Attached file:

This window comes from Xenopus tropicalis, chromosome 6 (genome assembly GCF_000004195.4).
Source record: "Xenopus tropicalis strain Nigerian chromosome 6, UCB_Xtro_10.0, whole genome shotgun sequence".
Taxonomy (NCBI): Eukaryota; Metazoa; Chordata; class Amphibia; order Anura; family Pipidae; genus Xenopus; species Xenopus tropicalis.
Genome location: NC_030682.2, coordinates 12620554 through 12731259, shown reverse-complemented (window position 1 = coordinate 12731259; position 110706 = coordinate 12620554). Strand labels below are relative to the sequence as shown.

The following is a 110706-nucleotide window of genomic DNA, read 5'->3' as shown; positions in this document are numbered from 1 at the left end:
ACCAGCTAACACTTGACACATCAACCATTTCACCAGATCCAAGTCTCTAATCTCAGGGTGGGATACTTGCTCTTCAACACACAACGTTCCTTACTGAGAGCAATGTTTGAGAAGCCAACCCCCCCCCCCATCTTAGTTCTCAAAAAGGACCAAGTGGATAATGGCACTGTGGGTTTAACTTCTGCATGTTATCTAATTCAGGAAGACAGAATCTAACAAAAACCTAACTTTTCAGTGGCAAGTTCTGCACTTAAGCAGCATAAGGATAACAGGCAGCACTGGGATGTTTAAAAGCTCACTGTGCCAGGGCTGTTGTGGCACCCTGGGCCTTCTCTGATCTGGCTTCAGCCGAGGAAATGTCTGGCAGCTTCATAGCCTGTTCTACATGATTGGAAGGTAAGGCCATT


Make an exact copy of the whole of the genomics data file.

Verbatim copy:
This window comes from Xenopus tropicalis, chromosome 6 (genome assembly GCF_000004195.4).
Source record: "Xenopus tropicalis strain Nigerian chromosome 6, UCB_Xtro_10.0, whole genome shotgun sequence".
Taxonomy (NCBI): Eukaryota; Metazoa; Chordata; class Amphibia; order Anura; family Pipidae; genus Xenopus; species Xenopus tropicalis.
Genome location: NC_030682.2, coordinates 12620554 through 12731259, shown reverse-complemented (window position 1 = coordinate 12731259; position 110706 = coordinate 12620554). Strand labels below are relative to the sequence as shown.

The following is a 110706-nucleotide window of genomic DNA, read 5'->3' as shown; positions in this document are numbered from 1 at the left end:
ACCAGCTAACACTTGACACATCAACCATTTCACCAGATCCAAGTCTCTAATCTCAGGGTGGGATACTTGCTCTTCAACACACAACGTTCCTTACTGAGAGCAATGTTTGAGAAGCCAACCCCCCCCCCCATCTTAGTTCTCAAAAAGGACCAAGTGGATAATGGCACTGTGGGTTTAACTTCTGCATGTTATCTAATTCAGGAAGACAGAATCTAACAAAAACCTAACTTTTCAGTGGCAAGTTCTGCACTTAAGCAGCATAAGGATAACAGGCAGCACTGGGATGTTTAAAAGCTCACTGTGCCAGGGCTGTTGTGGCACCCTGGGCCTTCTCTGATCTGGCTTCAGCCGAGGAAATGTCTGGCAGCTTCATAGCCTGTTCTACATGATTGGAAGGTAAGGCCATT